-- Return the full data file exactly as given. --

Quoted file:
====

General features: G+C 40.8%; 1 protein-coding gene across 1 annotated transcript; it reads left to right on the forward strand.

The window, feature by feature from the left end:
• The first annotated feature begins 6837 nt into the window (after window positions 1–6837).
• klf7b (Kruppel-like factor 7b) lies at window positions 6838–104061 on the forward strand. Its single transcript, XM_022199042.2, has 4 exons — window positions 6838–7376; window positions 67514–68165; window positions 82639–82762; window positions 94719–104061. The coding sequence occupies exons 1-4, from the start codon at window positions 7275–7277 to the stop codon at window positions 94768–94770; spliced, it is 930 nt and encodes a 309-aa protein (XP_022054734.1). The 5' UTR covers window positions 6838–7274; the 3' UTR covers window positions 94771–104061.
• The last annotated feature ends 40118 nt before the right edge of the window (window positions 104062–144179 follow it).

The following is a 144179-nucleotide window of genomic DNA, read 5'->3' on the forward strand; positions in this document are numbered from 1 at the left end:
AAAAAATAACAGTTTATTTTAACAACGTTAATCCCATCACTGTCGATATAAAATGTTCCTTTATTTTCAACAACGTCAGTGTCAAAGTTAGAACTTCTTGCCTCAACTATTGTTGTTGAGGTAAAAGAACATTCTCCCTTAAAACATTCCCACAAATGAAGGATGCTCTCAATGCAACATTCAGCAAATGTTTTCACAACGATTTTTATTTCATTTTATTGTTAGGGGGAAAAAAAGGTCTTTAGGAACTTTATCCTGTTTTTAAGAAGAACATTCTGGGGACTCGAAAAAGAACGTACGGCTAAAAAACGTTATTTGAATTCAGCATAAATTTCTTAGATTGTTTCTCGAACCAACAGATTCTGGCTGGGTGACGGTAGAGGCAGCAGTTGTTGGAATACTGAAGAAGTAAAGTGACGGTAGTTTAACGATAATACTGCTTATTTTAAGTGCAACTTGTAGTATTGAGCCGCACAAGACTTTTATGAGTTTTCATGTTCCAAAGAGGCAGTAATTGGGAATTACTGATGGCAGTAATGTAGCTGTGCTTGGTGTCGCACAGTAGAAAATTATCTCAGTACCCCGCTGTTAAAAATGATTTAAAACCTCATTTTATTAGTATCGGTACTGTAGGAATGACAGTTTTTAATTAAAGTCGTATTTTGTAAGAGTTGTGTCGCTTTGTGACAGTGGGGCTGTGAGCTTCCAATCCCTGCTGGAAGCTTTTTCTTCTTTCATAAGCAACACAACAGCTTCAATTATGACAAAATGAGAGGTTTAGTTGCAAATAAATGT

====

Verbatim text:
General features: G+C 40.8%; 1 protein-coding gene across 1 annotated transcript; it reads left to right on the forward strand.

The window, feature by feature from the left end:
• The first annotated feature begins 6837 nt into the window (after window positions 1–6837).
• klf7b (Kruppel-like factor 7b) lies at window positions 6838–104061 on the forward strand. Its single transcript, XM_022199042.2, has 4 exons — window positions 6838–7376; window positions 67514–68165; window positions 82639–82762; window positions 94719–104061. The coding sequence occupies exons 1-4, from the start codon at window positions 7275–7277 to the stop codon at window positions 94768–94770; spliced, it is 930 nt and encodes a 309-aa protein (XP_022054734.1). The 5' UTR covers window positions 6838–7274; the 3' UTR covers window positions 94771–104061.
• The last annotated feature ends 40118 nt before the right edge of the window (window positions 104062–144179 follow it).

The following is a 144179-nucleotide window of genomic DNA, read 5'->3' on the forward strand; positions in this document are numbered from 1 at the left end:
AAAAAATAACAGTTTATTTTAACAACGTTAATCCCATCACTGTCGATATAAAATGTTCCTTTATTTTCAACAACGTCAGTGTCAAAGTTAGAACTTCTTGCCTCAACTATTGTTGTTGAGGTAAAAGAACATTCTCCCTTAAAACATTCCCACAAATGAAGGATGCTCTCAATGCAACATTCAGCAAATGTTTTCACAACGATTTTTATTTCATTTTATTGTTAGGGGGAAAAAAAGGTCTTTAGGAACTTTATCCTGTTTTTAAGAAGAACATTCTGGGGACTCGAAAAAGAACGTACGGCTAAAAAACGTTATTTGAATTCAGCATAAATTTCTTAGATTGTTTCTCGAACCAACAGATTCTGGCTGGGTGACGGTAGAGGCAGCAGTTGTTGGAATACTGAAGAAGTAAAGTGACGGTAGTTTAACGATAATACTGCTTATTTTAAGTGCAACTTGTAGTATTGAGCCGCACAAGACTTTTATGAGTTTTCATGTTCCAAAGAGGCAGTAATTGGGAATTACTGATGGCAGTAATGTAGCTGTGCTTGGTGTCGCACAGTAGAAAATTATCTCAGTACCCCGCTGTTAAAAATGATTTAAAACCTCATTTTATTAGTATCGGTACTGTAGGAATGACAGTTTTTAATTAAAGTCGTATTTTGTAAGAGTTGTGTCGCTTTGTGACAGTGGGGCTGTGAGCTTCCAATCCCTGCTGGAAGCTTTTTCTTCTTTCATAAGCAACACAACAGCTTCAATTATGACAAAATGAGAGGTTTAGTTGCAAATAAATGT